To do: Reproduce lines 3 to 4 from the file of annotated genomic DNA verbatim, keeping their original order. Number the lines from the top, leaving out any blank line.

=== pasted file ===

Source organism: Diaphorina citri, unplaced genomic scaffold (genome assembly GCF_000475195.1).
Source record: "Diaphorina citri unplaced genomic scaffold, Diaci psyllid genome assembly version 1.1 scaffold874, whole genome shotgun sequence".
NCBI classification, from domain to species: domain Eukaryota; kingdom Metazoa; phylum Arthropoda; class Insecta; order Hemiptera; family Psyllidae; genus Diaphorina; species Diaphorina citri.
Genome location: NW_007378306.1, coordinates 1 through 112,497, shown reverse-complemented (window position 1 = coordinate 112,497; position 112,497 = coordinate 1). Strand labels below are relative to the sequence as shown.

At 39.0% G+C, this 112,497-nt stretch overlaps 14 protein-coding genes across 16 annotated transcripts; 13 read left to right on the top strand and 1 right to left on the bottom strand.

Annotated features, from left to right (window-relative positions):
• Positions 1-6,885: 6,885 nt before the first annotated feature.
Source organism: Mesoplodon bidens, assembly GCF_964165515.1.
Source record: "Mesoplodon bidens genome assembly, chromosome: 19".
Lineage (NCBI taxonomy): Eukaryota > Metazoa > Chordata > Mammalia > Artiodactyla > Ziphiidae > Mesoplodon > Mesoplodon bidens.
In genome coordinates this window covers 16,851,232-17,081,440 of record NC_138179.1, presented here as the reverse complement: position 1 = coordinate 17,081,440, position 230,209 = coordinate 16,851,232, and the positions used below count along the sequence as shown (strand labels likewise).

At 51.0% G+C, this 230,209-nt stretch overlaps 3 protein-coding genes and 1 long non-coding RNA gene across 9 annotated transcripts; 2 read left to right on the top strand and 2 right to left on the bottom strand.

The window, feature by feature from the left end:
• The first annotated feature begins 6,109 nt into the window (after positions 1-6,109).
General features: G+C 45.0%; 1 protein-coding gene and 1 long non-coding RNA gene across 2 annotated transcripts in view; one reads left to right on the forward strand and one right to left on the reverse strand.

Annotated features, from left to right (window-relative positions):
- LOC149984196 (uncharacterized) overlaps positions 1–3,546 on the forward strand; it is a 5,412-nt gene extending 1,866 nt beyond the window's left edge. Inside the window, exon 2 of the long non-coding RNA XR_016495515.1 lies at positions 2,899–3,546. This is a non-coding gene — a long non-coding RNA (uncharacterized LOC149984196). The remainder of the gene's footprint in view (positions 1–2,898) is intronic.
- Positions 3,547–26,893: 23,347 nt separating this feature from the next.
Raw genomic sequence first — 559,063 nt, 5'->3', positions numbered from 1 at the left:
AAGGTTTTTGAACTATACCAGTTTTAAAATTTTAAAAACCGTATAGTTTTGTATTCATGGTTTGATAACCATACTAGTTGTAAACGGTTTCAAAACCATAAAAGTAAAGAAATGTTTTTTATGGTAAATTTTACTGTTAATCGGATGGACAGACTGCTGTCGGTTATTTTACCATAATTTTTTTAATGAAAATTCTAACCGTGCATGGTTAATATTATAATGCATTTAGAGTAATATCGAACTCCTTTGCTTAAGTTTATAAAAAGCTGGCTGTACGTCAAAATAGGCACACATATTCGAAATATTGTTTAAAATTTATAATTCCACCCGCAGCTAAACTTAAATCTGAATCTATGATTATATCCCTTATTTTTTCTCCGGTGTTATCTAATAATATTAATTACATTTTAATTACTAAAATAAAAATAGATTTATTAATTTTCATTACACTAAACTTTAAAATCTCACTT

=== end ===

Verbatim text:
NCBI classification, from domain to species: domain Eukaryota; kingdom Metazoa; phylum Arthropoda; class Insecta; order Hemiptera; family Psyllidae; genus Diaphorina; species Diaphorina citri.
Genome location: NW_007378306.1, coordinates 1 through 112,497, shown reverse-complemented (window position 1 = coordinate 112,497; position 112,497 = coordinate 1). Strand labels below are relative to the sequence as shown.